Another compelling argument against capital punishment comes from the fact that there is no reversal of execution. There are an alarming number of cases in which the convict was found guilty of murder but then subsequently, exonerated based on the discovery of DNA, (or other evidence that was considered during the trial) or by the incompetence of public defenders representing the convict during their trial. Once a person is executed, this type of error and injustice cannot be corrected. Over the last several decades, The Innocence Project has been working to support the appeals of individuals who have wrongfully been put on death row. One example is that of Rodney Reed who was wrongfully convicted of rape and murder and spent 21 years on death row before he was finally released. The pioneering work in the use of DNA evidence taken from the crime scene has enabled defense attorney’s like Barry Scheck to demonstrate the innocence of a number of convicted death row inmates. The ACLU, in collaboration with The Innocence Project, has worked to exonerate individuals who have previously been executed but were later determined to be innocent on the basis of genetic analyses. The Equal Justice Initiative also conducts important efforts that lead to the overturning of capital punishment judgements in a number of cases. Furthermore, the economic cost of keeping prisoners on death row where they go through years of appeals far exceeds the cost of incarcerating murders for life, if it is justified. 

When the Supreme Court banned capital punishment in 1972, the basis for the decision was that the death penalty represented “cruel and unusual punishment”. The Eighth Amendment of the United States Constitution states, “Excessive bail shall not be required, nor excessive fines imposed, nor cruel and unusual punishments inflicted.” In the past, executions were carried out through a variety of methods, many which caused extreme and prolonged agony. For example, execution by lethal gas causes extreme pulmonary distress prior to death, while hanging often results in long periods of strangulation before death occurs. The degree of variability across states and even localities makes it difficult to ensure that cruel punishment has not been inflicted. In recent years, states have adopted lethal injection as a way of addressing this problem. Even this mode of execution, however, often results in periods of intense pain if it is not carried out correctly. In addition, there is a lack of consistency in the drugs that are used for this purpose. Perhaps if a completely painless and fool proof form of execution was ever established, the argument regarding cruel and unusual punishment could be partially addressed, though even in this case, a strong argument can be made that any form of killing is cruel.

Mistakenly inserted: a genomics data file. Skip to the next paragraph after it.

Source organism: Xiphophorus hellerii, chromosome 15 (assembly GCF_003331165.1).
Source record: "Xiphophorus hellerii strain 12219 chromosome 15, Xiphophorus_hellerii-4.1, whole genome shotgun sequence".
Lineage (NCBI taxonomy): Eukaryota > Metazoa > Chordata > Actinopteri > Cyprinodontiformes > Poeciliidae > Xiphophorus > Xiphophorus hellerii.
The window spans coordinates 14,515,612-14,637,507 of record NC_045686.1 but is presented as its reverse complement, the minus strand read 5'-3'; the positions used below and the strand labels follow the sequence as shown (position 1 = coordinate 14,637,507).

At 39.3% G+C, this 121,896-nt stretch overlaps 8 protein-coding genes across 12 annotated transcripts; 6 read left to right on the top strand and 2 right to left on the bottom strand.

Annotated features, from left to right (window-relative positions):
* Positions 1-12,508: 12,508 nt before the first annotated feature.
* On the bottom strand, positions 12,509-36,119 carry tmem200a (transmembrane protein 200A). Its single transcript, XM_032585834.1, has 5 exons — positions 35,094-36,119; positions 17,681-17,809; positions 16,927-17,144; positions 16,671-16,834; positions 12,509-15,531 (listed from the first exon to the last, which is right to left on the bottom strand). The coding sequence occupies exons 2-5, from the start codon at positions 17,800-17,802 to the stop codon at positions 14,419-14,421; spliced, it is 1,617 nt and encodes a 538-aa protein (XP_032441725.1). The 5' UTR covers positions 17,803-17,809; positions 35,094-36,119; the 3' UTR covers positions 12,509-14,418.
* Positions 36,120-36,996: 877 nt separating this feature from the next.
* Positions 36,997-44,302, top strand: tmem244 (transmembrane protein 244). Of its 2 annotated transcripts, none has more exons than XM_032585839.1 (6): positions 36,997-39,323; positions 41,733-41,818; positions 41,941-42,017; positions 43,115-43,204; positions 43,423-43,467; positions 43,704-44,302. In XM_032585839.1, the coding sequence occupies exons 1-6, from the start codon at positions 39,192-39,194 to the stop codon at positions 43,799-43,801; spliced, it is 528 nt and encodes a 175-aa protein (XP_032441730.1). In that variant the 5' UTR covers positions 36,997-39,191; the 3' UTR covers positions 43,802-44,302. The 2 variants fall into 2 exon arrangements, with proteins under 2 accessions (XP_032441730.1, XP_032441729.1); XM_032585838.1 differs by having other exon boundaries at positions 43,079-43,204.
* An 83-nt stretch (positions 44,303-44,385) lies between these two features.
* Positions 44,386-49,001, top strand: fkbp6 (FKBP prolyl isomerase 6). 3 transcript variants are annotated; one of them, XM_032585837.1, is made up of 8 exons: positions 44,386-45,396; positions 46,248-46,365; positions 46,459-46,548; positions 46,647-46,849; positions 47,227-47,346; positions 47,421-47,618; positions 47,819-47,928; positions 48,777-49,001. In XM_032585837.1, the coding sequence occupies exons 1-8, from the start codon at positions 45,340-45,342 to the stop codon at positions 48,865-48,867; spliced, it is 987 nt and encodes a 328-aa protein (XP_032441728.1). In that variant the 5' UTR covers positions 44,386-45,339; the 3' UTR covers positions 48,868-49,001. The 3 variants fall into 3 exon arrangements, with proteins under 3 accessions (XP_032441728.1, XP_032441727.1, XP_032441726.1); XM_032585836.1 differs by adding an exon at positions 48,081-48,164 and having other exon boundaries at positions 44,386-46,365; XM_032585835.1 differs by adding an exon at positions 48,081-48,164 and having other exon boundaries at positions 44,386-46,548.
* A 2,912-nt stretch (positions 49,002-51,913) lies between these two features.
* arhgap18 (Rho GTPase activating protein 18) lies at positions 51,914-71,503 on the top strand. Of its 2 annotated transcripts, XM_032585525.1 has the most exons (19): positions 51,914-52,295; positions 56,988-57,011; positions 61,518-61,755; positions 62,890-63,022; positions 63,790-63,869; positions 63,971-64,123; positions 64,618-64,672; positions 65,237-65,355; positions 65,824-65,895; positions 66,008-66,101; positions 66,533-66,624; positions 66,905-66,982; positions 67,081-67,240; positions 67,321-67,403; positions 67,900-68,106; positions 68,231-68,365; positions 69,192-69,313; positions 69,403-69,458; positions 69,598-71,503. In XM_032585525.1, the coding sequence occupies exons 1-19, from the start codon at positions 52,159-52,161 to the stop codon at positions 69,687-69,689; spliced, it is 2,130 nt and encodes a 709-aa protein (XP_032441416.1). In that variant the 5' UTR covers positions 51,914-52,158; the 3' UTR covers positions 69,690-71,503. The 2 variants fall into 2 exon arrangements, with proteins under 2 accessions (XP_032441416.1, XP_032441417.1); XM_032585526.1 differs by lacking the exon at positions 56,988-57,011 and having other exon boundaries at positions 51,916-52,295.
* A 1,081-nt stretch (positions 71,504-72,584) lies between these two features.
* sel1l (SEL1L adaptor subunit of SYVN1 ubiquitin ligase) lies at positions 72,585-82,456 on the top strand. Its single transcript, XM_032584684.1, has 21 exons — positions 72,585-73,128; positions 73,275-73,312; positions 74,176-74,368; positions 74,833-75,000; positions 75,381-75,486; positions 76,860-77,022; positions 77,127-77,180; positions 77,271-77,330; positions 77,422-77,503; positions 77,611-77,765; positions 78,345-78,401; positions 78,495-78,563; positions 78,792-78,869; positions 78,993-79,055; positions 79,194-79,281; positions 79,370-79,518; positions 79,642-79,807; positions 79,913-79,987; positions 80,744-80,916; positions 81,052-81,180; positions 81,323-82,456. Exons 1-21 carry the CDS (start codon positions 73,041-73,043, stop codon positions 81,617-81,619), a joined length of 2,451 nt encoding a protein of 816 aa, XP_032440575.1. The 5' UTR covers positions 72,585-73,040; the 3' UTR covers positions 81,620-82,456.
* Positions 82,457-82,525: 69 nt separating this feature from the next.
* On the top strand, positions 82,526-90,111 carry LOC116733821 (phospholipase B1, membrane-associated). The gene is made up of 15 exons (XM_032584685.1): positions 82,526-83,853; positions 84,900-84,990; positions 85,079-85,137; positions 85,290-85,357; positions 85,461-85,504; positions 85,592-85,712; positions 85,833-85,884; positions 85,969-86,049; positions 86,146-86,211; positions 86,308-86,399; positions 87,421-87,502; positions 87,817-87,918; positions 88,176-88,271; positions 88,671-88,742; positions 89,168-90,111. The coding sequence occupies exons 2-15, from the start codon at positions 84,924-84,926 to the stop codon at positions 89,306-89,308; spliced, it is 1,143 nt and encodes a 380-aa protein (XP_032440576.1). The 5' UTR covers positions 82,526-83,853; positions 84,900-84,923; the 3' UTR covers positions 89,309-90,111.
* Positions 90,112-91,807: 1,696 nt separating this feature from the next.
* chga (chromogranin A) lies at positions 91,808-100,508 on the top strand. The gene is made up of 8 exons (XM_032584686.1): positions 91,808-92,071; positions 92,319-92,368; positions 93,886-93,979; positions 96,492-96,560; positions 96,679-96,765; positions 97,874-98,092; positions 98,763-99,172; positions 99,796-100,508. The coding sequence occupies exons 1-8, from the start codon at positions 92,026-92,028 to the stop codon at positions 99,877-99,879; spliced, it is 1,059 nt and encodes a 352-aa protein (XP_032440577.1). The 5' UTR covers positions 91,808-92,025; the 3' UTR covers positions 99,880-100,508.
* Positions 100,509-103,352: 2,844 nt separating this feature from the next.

Beyond issues regarding its effectiveness, cost, and fairness, there are moral and ethical dilemmas associated with capital punishment. Perhaps the most compelling argument for the death penalty arises from the sentiment that the family of the murder victim deserves justice, and experiences relief once the murderer is executed. While some families feel relief and resolution after the execution, in many cases these emotions are short lived, and the victims’ loved ones typically never feel healed. A related issue is the societal cost of engaging in large scale practices of executions. The United States is one of the few democratic countries (and the only one in western society) to continue to execute people in the modern era. Executing a murderer involves an act of killing another human being. While this may be justified based on the principle of retribution, I believe it remains a primitive response. In Canada, Europe, and most of South America where capital punishment is banned, executions are viewed as barbaric.

Ultimately, does society need to stoop to the level of committing violent executions as a response to the violence of others? The United States is experiencing an epidemic of polarization, violence, and incivility. Executions feed into this cycle of violence. If a society permits violent executions, violence begets more violence. Incarcerations are a more humane and rational alternative. A just society which chooses to ban capital punishment sets a positive example and delivers the message that violence is not an acceptable form of behavior. If one weighs the large number of arguments against capital punishment relative to its primary rationale of providing retribution, efforts should be directed at establishing laws or future Supreme Court rulings that once again ban capital punishment in this country.